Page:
On social issues, most of the Republican candidates want to amend the constitution to take away rights from gays and pregnant women. What’s more, in his book Rick Perry suggests that we eliminate the seventeenth amendment which grants American citizens the right to directly elect their senators. And, of course, Perry famously suggested that the state he serves as governor, Texas, secede from the Union. Furthermore, sensible business leaders are working with the Federal Reserve to help cure what ills a sick global economy. Yet one leading Republican candidate, Ron Paul, wants to abolish the central bank. Another, my favorite (as you know by now) Rick Perry, has threatened physical harm of some vague sort against the chairman, Ben Bernanke. These types of irrational, irresponsible and somewhat strange positions should be used by the Obama campaign to their advantage. I doubt the majority of the American people are going to give much credence to a candidate that can’t tell fact from fiction.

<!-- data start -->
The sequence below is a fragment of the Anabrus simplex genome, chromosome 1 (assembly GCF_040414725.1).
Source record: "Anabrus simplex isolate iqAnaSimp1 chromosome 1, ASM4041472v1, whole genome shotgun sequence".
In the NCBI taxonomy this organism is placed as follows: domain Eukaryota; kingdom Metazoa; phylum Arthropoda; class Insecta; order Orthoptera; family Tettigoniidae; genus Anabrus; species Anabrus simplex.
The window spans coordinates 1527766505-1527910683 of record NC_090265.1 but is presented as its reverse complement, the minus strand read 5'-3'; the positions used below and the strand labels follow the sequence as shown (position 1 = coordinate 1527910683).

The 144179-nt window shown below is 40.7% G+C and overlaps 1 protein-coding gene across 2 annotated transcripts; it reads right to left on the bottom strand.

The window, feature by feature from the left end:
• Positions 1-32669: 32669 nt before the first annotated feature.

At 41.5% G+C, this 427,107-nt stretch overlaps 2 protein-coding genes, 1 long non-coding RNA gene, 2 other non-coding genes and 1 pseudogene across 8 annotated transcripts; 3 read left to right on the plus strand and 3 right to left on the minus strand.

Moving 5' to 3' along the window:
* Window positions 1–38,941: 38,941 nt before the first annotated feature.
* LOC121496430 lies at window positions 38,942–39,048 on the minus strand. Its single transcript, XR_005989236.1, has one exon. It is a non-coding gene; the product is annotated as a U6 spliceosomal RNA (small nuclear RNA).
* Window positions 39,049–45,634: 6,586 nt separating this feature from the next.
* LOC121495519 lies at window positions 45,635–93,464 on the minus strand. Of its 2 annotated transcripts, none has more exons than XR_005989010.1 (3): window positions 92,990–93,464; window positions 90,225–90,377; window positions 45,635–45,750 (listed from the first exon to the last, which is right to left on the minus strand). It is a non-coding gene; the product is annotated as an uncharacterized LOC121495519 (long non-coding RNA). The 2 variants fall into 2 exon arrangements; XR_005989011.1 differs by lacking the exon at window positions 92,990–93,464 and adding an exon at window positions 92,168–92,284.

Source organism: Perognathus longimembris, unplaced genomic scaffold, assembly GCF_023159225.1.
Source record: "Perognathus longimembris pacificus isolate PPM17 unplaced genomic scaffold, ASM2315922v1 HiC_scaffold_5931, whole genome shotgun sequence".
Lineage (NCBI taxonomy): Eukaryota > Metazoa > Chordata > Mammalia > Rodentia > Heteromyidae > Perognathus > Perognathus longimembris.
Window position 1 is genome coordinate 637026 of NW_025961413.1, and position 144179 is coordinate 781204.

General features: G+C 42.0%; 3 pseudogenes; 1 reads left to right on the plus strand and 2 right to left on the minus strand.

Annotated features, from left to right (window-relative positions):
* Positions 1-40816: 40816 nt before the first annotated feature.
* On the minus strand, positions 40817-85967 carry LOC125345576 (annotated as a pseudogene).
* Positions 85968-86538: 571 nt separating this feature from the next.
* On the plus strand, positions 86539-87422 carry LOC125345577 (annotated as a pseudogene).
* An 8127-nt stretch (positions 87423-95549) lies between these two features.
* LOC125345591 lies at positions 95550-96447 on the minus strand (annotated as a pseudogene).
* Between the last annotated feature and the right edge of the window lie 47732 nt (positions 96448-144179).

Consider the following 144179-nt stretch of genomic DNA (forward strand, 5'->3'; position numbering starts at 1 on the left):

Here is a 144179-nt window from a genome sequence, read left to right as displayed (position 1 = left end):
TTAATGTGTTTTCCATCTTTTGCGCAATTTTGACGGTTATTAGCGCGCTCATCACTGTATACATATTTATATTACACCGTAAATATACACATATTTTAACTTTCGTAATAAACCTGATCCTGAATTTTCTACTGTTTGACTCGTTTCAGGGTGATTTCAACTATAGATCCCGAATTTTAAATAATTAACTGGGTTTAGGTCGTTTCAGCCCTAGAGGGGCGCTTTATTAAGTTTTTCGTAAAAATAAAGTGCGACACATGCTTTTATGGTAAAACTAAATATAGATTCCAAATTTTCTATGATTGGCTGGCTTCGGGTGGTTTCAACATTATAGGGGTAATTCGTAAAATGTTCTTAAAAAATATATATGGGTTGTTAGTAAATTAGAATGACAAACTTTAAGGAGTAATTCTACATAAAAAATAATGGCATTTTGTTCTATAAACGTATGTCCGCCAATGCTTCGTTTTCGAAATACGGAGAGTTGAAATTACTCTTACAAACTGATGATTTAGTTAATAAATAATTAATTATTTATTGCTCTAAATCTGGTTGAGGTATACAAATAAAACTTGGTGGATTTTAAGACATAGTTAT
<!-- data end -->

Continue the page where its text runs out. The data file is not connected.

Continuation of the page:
Undoubtedly, President Obama will face an incredibly difficult fight for his job over the next year and change. And maybe I’m more optimistic about his chances than most, but I truly believe that the empirical evidence points to substantive successes for the Obama campaign to tout. Presidents Truman, Kennedy, Johnson, Nixon and Clinton attempted to comprehensively reform our dysfunctional health care system. Obama did it. President Reagan tried to oust Qaddafi as Libya’s cruel dictator. Obama did it. President Bush claimed that he wanted to capture Osama bin Laden “dead or alive.” Obama did it. Obama repealed the archaic “don’t ask, don’t tell” military policy, appointed two female Supreme Court justices, passed an important financial reform bill, a stimulus bill and compromised with Republicans to reduce the deficit. Yes, admittedly, he has made mistakes and should focus intensely on job creation. Yet given the circumstances present when he assumed office, President Obama deserves a second-term and he will get it if he can communicate his successes to the American people while highlighting the rigid ideology and irrationality of his Republican contenders. The president, in my view, has all the cards. The question now is how effectively he can play his hand.